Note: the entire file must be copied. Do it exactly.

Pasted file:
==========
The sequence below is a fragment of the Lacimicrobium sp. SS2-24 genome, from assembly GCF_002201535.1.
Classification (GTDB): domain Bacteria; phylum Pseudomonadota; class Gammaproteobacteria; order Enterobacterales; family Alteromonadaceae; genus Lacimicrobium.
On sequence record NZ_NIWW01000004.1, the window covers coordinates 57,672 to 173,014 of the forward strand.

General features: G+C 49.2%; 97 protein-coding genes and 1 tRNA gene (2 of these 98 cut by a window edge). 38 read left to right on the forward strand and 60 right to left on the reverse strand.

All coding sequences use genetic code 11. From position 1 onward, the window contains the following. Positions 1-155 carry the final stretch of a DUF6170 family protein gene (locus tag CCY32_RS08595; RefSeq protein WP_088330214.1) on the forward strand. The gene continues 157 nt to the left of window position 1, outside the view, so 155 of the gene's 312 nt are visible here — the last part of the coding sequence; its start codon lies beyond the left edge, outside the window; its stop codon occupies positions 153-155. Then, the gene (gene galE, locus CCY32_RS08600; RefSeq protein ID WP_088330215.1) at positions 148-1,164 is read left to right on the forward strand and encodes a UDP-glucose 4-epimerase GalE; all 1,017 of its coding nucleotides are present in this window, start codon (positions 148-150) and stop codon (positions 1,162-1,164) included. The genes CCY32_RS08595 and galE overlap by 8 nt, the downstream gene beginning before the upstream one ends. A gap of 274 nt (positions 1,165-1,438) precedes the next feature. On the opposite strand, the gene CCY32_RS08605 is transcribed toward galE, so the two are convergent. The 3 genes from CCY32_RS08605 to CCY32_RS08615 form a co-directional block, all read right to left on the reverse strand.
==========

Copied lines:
The sequence below is a fragment of the Lacimicrobium sp. SS2-24 genome, from assembly GCF_002201535.1.
Classification (GTDB): domain Bacteria; phylum Pseudomonadota; class Gammaproteobacteria; order Enterobacterales; family Alteromonadaceae; genus Lacimicrobium.
On sequence record NZ_NIWW01000004.1, the window covers coordinates 57,672 to 173,014 of the forward strand.

General features: G+C 49.2%; 97 protein-coding genes and 1 tRNA gene (2 of these 98 cut by a window edge). 38 read left to right on the forward strand and 60 right to left on the reverse strand.

All coding sequences use genetic code 11. From position 1 onward, the window contains the following. Positions 1-155 carry the final stretch of a DUF6170 family protein gene (locus tag CCY32_RS08595; RefSeq protein WP_088330214.1) on the forward strand. The gene continues 157 nt to the left of window position 1, outside the view, so 155 of the gene's 312 nt are visible here — the last part of the coding sequence; its start codon lies beyond the left edge, outside the window; its stop codon occupies positions 153-155. Then, the gene (gene galE, locus CCY32_RS08600; RefSeq protein ID WP_088330215.1) at positions 148-1,164 is read left to right on the forward strand and encodes a UDP-glucose 4-epimerase GalE; all 1,017 of its coding nucleotides are present in this window, start codon (positions 148-150) and stop codon (positions 1,162-1,164) included. The genes CCY32_RS08595 and galE overlap by 8 nt, the downstream gene beginning before the upstream one ends. A gap of 274 nt (positions 1,165-1,438) precedes the next feature. On the opposite strand, the gene CCY32_RS08605 is transcribed toward galE, so the two are convergent. The 3 genes from CCY32_RS08605 to CCY32_RS08615 form a co-directional block, all read right to left on the reverse strand.